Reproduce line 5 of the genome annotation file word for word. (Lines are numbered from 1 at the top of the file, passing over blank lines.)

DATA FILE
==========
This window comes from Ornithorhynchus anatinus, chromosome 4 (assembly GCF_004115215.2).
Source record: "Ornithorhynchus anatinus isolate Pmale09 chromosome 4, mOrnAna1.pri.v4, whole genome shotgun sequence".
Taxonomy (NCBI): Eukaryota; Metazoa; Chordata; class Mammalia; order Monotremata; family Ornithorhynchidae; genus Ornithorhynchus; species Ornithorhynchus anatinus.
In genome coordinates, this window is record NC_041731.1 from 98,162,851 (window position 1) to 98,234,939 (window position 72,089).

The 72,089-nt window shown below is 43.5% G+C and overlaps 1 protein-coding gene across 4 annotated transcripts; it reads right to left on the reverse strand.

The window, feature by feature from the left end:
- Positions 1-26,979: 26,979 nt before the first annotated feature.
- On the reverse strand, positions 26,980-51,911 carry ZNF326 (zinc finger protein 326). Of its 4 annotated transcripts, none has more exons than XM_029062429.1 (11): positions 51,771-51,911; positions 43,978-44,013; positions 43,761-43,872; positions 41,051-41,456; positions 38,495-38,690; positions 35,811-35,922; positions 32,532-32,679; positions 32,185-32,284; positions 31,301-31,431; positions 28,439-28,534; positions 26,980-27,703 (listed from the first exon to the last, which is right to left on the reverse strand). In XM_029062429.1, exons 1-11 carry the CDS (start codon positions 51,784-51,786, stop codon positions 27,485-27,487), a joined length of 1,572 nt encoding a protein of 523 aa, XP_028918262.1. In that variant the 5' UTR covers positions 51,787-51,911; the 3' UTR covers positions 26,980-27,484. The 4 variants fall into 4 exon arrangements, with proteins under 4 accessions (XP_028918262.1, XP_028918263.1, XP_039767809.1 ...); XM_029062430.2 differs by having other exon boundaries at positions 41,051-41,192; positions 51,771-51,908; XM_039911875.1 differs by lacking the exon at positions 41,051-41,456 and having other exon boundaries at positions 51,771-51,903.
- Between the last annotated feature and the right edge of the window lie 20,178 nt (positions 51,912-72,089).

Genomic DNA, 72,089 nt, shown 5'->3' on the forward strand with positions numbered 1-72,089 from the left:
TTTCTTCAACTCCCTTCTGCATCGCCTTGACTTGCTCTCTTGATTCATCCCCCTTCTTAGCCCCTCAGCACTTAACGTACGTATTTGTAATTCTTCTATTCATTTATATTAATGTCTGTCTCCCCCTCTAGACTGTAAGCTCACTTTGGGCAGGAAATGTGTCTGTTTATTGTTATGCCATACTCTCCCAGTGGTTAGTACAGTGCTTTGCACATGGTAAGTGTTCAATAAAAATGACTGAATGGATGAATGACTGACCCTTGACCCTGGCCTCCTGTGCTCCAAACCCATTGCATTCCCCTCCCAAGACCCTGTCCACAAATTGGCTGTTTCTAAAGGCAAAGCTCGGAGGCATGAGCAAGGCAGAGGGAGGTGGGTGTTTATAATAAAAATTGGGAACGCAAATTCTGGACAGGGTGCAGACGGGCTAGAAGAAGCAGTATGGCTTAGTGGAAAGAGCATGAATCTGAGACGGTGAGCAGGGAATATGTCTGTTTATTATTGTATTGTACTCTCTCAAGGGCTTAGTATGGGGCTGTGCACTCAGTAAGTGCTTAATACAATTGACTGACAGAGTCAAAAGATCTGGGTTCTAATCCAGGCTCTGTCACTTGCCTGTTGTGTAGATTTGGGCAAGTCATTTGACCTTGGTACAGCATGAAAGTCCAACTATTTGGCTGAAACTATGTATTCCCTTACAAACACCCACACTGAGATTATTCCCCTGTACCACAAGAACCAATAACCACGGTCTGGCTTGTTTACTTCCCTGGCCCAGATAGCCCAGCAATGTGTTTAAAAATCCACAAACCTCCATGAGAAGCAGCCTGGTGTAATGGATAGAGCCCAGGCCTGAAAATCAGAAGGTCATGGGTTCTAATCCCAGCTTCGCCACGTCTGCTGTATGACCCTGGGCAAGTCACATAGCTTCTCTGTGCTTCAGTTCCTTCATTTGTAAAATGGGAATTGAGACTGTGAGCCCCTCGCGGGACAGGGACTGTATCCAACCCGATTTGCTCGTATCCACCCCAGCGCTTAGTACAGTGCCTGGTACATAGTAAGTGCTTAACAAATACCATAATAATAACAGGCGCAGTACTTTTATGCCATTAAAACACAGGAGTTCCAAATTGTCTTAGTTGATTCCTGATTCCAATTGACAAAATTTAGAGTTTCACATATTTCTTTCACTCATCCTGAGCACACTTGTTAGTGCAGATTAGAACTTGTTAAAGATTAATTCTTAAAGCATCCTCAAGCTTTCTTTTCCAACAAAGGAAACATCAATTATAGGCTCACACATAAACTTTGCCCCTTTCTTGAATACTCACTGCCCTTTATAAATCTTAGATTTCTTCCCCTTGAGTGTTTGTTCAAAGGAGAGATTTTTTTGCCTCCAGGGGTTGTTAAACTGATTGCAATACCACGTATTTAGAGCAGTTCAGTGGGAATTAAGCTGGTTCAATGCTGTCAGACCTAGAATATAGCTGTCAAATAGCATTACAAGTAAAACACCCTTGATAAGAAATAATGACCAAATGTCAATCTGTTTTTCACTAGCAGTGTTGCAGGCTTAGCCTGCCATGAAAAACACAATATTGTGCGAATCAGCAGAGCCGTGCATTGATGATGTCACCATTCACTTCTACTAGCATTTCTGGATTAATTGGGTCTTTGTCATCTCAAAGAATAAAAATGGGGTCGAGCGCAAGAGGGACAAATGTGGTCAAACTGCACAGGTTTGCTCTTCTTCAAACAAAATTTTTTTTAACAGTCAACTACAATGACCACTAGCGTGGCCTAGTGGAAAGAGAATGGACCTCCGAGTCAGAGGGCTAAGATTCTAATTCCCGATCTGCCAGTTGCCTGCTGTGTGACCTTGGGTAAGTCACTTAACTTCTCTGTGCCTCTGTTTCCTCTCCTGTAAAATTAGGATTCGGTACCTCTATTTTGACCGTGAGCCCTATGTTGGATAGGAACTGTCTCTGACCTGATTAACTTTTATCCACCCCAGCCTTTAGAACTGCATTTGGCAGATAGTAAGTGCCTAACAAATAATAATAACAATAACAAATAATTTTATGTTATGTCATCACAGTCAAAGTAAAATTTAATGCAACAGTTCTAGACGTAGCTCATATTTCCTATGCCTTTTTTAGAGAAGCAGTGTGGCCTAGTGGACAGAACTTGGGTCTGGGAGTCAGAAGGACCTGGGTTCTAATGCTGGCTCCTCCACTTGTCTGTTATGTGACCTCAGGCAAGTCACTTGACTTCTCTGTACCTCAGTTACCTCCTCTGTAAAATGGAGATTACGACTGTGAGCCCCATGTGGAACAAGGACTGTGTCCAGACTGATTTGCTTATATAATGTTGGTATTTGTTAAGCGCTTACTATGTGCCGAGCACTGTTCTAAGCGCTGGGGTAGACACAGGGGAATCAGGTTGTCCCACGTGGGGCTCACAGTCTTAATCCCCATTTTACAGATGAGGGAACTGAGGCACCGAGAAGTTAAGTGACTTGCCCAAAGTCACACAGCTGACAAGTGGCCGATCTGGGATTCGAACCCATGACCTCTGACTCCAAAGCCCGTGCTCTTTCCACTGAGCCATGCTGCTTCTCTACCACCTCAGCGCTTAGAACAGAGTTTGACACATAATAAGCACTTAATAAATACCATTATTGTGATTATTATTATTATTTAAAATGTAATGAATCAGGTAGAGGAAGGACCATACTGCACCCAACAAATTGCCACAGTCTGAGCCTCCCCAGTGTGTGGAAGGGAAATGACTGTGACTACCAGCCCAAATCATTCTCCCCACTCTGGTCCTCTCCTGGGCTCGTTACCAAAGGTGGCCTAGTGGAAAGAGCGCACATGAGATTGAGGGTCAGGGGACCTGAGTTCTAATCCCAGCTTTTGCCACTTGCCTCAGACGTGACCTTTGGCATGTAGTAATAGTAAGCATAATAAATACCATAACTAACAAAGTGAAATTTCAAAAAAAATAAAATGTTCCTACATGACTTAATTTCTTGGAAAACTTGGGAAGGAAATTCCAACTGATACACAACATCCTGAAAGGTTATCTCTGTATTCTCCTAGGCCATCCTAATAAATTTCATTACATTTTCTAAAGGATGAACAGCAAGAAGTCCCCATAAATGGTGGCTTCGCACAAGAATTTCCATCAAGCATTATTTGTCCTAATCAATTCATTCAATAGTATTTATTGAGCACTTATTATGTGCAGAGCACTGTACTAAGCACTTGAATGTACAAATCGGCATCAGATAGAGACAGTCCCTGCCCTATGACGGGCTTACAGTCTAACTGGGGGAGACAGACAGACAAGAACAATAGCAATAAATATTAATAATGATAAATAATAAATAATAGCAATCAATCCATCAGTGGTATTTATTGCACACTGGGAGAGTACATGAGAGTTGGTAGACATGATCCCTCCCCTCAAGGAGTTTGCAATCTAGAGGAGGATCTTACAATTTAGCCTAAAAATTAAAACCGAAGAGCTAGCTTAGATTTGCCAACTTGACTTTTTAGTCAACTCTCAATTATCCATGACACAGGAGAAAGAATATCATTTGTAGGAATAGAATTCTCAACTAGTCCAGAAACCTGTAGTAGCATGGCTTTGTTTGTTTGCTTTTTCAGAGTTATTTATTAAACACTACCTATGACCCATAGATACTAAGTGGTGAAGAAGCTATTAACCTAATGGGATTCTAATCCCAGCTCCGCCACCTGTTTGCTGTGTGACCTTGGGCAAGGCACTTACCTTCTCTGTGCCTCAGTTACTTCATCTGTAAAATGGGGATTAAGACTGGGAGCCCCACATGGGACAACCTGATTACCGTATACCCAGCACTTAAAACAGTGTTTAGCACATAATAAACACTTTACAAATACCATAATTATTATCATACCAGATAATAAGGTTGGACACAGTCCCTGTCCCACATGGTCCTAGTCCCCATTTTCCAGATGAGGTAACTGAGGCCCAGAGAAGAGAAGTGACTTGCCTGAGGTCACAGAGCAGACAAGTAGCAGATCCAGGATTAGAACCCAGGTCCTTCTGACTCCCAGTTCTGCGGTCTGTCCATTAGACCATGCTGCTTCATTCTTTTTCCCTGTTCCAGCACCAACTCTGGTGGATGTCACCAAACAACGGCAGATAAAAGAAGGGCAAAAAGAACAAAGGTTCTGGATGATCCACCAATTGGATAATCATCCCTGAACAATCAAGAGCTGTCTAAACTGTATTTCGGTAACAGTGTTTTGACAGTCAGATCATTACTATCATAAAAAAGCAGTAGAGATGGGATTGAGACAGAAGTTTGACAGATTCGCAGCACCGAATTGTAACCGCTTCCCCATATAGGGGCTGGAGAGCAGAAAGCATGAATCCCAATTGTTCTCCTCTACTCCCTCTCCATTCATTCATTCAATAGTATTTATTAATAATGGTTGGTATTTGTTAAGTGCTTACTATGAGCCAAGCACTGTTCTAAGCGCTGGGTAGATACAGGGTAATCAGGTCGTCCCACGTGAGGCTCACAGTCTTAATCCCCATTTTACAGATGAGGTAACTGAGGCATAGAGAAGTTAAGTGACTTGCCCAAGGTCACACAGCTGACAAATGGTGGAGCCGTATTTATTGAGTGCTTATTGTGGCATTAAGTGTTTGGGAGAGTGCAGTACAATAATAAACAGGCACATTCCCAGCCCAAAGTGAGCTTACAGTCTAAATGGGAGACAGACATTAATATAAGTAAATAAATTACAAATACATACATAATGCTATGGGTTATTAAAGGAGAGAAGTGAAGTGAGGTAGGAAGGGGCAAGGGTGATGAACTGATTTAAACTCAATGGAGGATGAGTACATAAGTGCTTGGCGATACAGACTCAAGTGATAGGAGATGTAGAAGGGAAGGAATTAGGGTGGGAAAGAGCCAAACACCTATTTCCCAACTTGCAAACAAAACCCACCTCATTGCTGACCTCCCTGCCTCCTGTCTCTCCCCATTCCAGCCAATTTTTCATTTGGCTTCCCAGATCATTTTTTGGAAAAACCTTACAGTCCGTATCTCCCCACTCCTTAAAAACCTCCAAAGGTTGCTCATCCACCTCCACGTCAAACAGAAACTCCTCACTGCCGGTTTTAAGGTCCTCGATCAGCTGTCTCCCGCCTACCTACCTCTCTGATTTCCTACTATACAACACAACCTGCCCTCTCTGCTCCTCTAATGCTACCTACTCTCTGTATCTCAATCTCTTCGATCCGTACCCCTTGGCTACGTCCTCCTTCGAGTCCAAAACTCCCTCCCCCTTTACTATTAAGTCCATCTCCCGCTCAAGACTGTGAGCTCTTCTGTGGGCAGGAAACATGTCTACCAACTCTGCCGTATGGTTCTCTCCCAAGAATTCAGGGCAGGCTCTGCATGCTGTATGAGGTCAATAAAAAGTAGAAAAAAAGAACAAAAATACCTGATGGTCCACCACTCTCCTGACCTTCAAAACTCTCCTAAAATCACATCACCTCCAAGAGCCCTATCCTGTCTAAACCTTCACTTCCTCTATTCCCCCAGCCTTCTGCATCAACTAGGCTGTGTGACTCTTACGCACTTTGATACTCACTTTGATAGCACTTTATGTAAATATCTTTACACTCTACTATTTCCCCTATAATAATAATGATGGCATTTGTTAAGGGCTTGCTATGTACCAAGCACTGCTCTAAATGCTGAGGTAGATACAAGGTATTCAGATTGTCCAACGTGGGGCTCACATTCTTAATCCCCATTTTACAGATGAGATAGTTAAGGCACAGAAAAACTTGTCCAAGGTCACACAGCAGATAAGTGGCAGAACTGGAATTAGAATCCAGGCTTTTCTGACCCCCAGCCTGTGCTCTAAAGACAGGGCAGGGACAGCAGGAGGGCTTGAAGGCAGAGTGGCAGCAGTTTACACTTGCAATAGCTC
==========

The 72,089-nt window shown below is 43.5% G+C and overlaps 1 protein-coding gene across 4 annotated transcripts; it reads right to left on the reverse strand.